Therefore, to guard discipline
With no longing for worldly existence
Is the practice of a Bodhisattva.

Practice 27: The Third Paramita
Practicing patience

For a Bodhisattva who seeks a wealth of virtue
Every harm is like a precious treasure.
Therefore, without getting irritated by anything at all,
To cultivate patience is the practice of a Bodhisattva.

Practice 28: The Fourth Paramita
Cultivating joyous effort

If Shravakas and Pratyekabuddhas, who strive for their benefit alone,
Expend effort as if to extinguish a fire burning on their heads,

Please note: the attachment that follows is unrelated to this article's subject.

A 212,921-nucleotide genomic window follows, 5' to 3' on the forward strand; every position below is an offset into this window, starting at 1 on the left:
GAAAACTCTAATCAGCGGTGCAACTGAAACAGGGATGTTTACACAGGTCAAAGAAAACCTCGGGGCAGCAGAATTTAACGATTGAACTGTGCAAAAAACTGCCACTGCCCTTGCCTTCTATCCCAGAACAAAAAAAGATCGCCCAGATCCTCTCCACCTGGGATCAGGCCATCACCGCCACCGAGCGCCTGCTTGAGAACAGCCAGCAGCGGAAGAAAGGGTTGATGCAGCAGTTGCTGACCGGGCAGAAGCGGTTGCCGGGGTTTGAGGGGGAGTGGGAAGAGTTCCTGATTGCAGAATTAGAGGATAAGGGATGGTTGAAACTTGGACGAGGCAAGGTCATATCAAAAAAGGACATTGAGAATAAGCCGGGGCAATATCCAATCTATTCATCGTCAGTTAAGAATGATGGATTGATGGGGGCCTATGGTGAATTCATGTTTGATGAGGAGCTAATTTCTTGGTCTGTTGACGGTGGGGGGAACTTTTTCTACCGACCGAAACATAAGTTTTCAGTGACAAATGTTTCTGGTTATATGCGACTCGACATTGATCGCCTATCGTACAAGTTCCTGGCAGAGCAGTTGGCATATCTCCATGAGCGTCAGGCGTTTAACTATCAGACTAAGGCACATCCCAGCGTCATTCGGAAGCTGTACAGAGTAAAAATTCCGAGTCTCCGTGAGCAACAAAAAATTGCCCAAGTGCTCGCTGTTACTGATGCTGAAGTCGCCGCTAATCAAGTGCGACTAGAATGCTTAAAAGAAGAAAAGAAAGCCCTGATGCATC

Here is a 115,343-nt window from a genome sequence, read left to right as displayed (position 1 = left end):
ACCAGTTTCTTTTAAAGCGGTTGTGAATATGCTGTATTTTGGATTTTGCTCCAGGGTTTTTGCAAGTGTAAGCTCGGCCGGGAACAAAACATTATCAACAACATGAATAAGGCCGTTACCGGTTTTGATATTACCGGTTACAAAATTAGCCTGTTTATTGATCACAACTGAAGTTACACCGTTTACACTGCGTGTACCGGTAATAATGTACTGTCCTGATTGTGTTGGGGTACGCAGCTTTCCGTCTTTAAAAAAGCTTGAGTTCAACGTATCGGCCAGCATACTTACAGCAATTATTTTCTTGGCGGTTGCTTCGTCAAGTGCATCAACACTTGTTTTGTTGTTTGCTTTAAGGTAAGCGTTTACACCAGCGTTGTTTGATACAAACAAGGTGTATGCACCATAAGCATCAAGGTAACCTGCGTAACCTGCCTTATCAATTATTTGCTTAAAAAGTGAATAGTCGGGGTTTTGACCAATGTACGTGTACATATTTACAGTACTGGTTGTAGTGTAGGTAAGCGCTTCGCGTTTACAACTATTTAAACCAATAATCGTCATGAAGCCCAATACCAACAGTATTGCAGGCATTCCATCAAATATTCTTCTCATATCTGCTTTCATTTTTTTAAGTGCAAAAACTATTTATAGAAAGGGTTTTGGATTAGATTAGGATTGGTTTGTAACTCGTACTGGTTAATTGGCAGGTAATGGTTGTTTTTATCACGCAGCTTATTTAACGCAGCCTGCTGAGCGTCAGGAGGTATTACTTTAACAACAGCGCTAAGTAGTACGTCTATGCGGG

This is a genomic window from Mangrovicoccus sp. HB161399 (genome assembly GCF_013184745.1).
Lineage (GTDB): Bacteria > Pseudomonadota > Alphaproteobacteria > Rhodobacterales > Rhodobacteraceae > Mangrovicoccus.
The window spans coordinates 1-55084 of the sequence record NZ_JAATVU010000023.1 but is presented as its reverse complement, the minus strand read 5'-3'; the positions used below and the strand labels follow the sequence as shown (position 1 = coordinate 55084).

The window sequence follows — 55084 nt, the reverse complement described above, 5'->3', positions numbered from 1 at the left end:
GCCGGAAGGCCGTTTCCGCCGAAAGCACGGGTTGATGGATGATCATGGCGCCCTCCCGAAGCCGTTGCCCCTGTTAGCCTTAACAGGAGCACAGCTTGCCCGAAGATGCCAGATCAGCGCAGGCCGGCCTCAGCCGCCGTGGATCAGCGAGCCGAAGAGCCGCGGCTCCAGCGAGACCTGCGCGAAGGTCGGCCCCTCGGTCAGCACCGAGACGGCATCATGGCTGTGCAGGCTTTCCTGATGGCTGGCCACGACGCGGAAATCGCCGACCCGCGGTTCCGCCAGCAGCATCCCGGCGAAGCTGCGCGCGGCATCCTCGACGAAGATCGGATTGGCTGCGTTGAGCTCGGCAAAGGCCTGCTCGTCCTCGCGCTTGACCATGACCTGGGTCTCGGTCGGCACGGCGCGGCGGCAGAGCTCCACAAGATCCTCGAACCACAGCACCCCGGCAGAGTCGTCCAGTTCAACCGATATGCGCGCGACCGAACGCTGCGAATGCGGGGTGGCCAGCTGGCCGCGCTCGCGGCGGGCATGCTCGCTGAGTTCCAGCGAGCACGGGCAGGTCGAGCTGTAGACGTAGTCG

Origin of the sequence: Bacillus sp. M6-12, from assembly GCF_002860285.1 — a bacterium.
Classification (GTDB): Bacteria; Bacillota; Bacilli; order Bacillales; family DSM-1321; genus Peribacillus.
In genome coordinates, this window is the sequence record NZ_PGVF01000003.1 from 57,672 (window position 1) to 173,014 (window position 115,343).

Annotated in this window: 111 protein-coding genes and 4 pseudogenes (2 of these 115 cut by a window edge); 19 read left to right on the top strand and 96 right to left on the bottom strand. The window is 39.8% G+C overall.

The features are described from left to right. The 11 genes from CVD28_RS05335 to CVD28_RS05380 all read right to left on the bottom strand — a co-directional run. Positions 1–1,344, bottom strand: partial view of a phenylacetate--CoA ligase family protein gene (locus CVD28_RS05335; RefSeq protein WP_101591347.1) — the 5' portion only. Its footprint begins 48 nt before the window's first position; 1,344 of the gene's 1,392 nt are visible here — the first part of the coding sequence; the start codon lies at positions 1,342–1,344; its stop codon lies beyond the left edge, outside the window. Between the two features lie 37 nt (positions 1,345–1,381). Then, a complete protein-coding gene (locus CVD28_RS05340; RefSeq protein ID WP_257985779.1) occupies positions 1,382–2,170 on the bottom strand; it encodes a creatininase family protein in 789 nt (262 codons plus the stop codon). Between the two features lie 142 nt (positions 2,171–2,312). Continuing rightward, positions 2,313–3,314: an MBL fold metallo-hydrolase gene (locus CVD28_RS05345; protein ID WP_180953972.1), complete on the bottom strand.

Then for the benefit of all beings,
To cultivate joyous effort, the wellspring of positive qualities,
Is the practice of a Bodhisattva.

Practice 29: The Fifth Paramita
Attaining meditative stability

Vipashyana perfectly endowed with shamatha
Completely conquers all afflictions.
To cultivate meditative stability That transcends the four formless states
Is the practice of a Bodhisattva.

Practice 30: The Sixth Paramita
Cultivating nonconceptual superior knowledge

Without superior knowledge,
It is not possible to attain perfect enlightenment through
the first five paramitas alone.
Therefore, joining it with skillful means
and not conceptualizing about the three spheres
Is the practice of a Bodhisattva

Practice 31
Analyzing delusion

If you have not analyzed your own confusion,
You might put on a Dharmic façade
While behaving in a non-Dharmic way.
Therefore, to continuously analyze your delusion and discard it